ReadyScore®

The ReadyScore is a measurement of a country's ability to find, stop and prevent health threats. A score of 80% or higher indicates that a country is ready for an epidemic. Learn More

Data source: WHO JEE reports

Armenia is better prepared for the next epidemic. They have functioning systems to find, stop and prevent health threats, but they must work to maintain this level of protection for their people.

Armenia has achieved a ReadyScore of 80 or higher and is working to improve and sustain their preparedness.

90

Better Prepared

The Key 7 ReadyScore factors are the 7 technical areas that the Resolve to Save Lives team focuses on, selected from the 19 areas assessed by the JEE. These 7 areas are the foundational technical areas for epidemic preparedness that contribute to health system strengthening. The remaining 12 areas build off of the strong systems that the Key 7 form.

Data source: WHO JEE reports

National Laboratory System

80%

Real-Time Surveillance

80%

Workforce Development

100%

Preparedness

100%

Emergency Response Operations

100%

Risk Communication

91%

National Legislation, Policy and Financing

100%

Strengths & Gaps

Strengths

Preparedness areas that a country has established to find, stop and prevent health threats. Learn More

National Legislation, Policy and Financing
Zoonotic Disease
Food Safety
Immunization
Emergency Response Operations
Linking Public Health and Security Authorities
Medical Countermeasures and Personnel Deployment

Gaps

Gaps are areas that the country should prioritize to improve so they will be better prepared to find, stop and prevent epidemics. Learn More

Antimicrobial Resistance

JEE Assessment Progress

Assess

Completed independent and transparent assessment of epidemic preparedness.
Assessed on August 15, 2016

Plan

Developed a plan to address critical gaps in epidemic preparedness.

Step Up

Improved epidemic preparedness in one or more areas (as indicated by JEEs).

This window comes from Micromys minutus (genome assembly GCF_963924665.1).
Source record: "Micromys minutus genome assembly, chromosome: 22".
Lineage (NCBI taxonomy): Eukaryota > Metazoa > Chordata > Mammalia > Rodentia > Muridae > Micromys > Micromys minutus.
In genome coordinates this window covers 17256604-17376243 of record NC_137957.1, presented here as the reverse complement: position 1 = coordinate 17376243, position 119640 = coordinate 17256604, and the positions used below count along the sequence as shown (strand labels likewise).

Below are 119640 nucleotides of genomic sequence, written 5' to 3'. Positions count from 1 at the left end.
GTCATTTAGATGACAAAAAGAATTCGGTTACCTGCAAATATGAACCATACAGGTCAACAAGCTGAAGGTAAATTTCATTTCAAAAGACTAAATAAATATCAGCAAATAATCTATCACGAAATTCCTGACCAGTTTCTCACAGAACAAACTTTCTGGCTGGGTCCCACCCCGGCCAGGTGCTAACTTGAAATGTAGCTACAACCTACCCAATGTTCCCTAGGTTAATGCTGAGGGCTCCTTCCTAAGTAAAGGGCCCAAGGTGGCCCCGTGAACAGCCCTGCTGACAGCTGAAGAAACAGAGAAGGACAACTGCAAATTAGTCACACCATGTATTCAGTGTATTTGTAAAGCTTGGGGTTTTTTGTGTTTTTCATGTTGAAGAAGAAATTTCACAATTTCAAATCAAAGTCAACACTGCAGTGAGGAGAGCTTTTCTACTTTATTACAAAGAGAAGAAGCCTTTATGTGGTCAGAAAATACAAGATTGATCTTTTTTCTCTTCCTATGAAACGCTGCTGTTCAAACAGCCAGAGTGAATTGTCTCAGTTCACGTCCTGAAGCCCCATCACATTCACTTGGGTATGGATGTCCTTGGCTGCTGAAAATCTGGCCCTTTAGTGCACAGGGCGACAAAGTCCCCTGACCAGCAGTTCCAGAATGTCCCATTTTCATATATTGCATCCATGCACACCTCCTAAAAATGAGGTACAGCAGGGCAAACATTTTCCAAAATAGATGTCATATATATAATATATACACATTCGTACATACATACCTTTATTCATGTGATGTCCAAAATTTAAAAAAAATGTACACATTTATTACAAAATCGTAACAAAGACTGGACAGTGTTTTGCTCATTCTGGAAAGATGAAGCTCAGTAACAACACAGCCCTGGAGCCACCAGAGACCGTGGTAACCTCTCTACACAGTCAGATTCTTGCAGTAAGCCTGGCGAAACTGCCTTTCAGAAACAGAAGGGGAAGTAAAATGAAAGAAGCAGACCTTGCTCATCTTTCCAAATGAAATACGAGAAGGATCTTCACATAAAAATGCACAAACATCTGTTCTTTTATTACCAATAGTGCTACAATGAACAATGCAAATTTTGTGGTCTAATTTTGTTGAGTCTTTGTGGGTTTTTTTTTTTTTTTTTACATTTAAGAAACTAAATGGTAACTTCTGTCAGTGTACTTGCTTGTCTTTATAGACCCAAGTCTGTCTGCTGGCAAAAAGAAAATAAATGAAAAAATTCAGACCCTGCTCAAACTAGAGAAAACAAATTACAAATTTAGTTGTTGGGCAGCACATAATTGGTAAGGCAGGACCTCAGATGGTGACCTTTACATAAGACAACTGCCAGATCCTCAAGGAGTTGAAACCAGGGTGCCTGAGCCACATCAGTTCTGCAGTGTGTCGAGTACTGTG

Get to Green

Achieved ReadyScore of 80 or higher.

Sustain

Preparedness requires continuous efforts and investments to prevent epidemics.

ReadyScore Factors

A country’s ability to find, stop and prevent epidemics is based on their performance in 19 preparedness areas, such as whether they have an emergency operations center, laboratory network or disease tracking system. Learn More

Data source: WHO JEE reports

Find and Verify Outbreaks

National Laboratory System

80%

Real-Time Surveillance

80%

Reporting

60%

Workforce Development

100%

Stop Outbreaks

Preparedness

100%

Emergency Response Operations

100%

Linking Public Health and Security Authorities

100%

Medical Countermeasures and Personnel Deployment

100%

Risk Communication

91%

Prevent Outbreaks

National Legislation, Policy and Financing

100%

IHR Coordination, Communication and Advocacy

100%

Antimicrobial Resistance

70%

Zoonotic Disease

100%

Food Safety

100%

Biosafety and Biosecurity

80%

Immunization

100%

Protect from Other Health Threats

Points of Entry

70%

Chemical Emergencies

80%

Radiation Emergencies

100%

Mandatory Self-Assessment

The International Health Regulations Annual Report is an annual self-assessment of epidemic preparedness. Learn More

Data source: WHO JEE reports

75%
2010
76%
2011
89%
2012
92%
2013
94%
2014
96%
2015
0%
2016
95%
2017
83%
2018
82%
2019
0%
2020
0%
2021

Voluntary Monitoring

As part of their commitment to the International Health Regulations, countries complete voluntary monitoring activities to support continued assessment of their strengths and gaps, and to inform prioritization of epidemic preparedness activities. Learn More

Data source: WHO e-SPAR reports

Simulation Exercise

A Simulation Exercise is an activity where essential groups required for emergency response — government, health facilities and partners — simulate an emergency and its full response. This allows for an assessment of gaps in preparedness and response.

  • October 16, 2017

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